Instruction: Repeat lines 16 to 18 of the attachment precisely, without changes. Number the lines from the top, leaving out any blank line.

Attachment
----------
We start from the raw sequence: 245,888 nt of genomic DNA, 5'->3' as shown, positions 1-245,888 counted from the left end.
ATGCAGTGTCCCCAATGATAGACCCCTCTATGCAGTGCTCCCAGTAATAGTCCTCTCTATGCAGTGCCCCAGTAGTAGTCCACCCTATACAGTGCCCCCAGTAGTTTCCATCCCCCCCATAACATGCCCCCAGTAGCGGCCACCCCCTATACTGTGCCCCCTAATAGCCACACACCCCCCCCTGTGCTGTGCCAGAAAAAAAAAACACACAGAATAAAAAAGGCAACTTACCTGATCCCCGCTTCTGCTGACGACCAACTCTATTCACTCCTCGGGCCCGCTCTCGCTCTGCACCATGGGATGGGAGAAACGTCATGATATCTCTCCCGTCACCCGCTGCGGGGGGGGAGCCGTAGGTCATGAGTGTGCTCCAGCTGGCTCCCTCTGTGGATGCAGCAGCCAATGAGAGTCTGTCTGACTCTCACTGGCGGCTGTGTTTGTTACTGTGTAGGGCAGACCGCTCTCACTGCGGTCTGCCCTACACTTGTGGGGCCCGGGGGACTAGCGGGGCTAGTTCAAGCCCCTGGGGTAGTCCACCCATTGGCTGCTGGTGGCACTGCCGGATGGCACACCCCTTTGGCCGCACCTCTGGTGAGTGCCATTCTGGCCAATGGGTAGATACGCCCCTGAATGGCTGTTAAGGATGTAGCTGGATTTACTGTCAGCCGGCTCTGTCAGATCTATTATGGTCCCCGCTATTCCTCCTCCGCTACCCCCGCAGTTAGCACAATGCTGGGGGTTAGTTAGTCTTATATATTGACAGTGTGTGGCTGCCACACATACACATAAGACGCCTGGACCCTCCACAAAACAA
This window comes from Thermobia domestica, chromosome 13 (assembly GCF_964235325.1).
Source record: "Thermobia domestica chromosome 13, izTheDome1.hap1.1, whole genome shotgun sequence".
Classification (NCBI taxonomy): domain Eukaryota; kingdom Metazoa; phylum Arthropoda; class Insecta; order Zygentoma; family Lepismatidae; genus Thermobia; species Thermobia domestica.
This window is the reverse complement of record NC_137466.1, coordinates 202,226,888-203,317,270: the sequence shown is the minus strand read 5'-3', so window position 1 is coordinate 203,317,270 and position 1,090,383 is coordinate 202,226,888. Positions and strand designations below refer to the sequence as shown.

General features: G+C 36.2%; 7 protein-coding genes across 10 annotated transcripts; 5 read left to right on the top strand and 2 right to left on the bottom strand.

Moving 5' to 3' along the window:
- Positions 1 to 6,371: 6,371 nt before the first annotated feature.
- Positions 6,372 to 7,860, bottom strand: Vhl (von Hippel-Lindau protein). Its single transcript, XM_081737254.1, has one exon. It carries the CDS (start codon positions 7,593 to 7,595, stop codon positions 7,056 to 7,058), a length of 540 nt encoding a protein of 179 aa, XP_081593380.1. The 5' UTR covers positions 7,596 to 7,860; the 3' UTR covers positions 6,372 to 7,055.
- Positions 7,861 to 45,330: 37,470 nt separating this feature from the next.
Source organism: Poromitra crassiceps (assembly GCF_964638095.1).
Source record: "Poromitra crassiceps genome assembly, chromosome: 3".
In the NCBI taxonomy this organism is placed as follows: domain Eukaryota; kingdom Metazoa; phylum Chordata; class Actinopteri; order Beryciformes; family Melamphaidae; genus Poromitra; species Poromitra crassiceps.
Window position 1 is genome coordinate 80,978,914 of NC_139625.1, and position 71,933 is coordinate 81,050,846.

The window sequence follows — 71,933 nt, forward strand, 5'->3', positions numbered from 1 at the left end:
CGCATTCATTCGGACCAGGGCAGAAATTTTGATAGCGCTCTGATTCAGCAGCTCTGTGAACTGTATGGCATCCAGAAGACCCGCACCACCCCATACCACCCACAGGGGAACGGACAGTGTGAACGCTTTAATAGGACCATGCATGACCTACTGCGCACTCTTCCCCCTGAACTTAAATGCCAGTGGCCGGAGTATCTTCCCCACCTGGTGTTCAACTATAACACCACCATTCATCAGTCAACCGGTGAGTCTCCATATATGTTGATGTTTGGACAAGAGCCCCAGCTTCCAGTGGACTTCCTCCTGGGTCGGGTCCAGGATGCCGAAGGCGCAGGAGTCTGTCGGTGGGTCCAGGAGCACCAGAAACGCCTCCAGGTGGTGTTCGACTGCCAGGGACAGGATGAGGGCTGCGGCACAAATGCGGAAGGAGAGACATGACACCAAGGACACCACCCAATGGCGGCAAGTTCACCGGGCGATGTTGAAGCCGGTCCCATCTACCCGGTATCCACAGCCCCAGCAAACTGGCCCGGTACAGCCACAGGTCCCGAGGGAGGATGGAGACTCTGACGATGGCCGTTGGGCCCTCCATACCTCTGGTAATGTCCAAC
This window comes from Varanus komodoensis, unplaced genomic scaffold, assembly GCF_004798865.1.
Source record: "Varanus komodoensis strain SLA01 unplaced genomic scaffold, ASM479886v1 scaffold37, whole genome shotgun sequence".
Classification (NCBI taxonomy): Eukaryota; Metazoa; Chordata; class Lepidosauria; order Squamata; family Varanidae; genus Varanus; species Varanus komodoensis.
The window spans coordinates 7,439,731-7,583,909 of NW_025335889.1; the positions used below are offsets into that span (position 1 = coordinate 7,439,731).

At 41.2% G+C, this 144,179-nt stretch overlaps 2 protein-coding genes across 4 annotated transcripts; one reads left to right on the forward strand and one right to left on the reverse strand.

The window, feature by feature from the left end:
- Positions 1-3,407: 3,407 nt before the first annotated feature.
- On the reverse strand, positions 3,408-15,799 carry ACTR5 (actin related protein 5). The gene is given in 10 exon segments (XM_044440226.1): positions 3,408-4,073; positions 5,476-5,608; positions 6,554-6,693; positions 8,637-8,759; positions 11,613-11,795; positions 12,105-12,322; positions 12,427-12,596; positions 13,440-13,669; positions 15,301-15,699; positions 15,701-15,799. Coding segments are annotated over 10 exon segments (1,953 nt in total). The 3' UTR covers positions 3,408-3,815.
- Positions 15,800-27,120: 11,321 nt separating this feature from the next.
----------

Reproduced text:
The window sequence follows — 71,933 nt, forward strand, 5'->3', positions numbered from 1 at the left end:
CGCATTCATTCGGACCAGGGCAGAAATTTTGATAGCGCTCTGATTCAGCAGCTCTGTGAACTGTATGGCATCCAGAAGACCCGCACCACCCCATACCACCCACAGGGGAACGGACAGTGTGAACGCTTTAATAGGACCATGCATGACCTACTGCGCACTCTTCCCCCTGAACTTAAATGCCAGTGGCCGGAGTATCTTCCCCACCTGGTGTTCAACTATAACACCACCATTCATCAGTCAACCGGTGAGTCTCCATATATGTTGATGTTTGGACAAGAGCCCCAGCTTCCAGTGGACTTCCTCCTGGGTCGGGTCCAGGATGCCGAAGGCGCAGGAGTCTGTCGGTGGGTCCAGGAGCACCAGAAACGCCTCCAGGTGGTGTTCGACTGCCAGGGACAGGATGAGGGCTGCGGCACAAATGCGGAAGGAGAGACATGACACCAAGGACACCACCCAATGGCGGCAAGTTCACCGGGCGATGTTGAAGCCGGTCCCATCTACCCGGTATCCACAGCCCCAGCAAACTGGCCCGGTACAGCCACAGGTCCCGAGGGAGGATGGAGACTCTGACGATGGCCGTTGGGCCCTCCATACCTCTGGTAATGTCCAAC
This window comes from Varanus komodoensis, unplaced genomic scaffold, assembly GCF_004798865.1.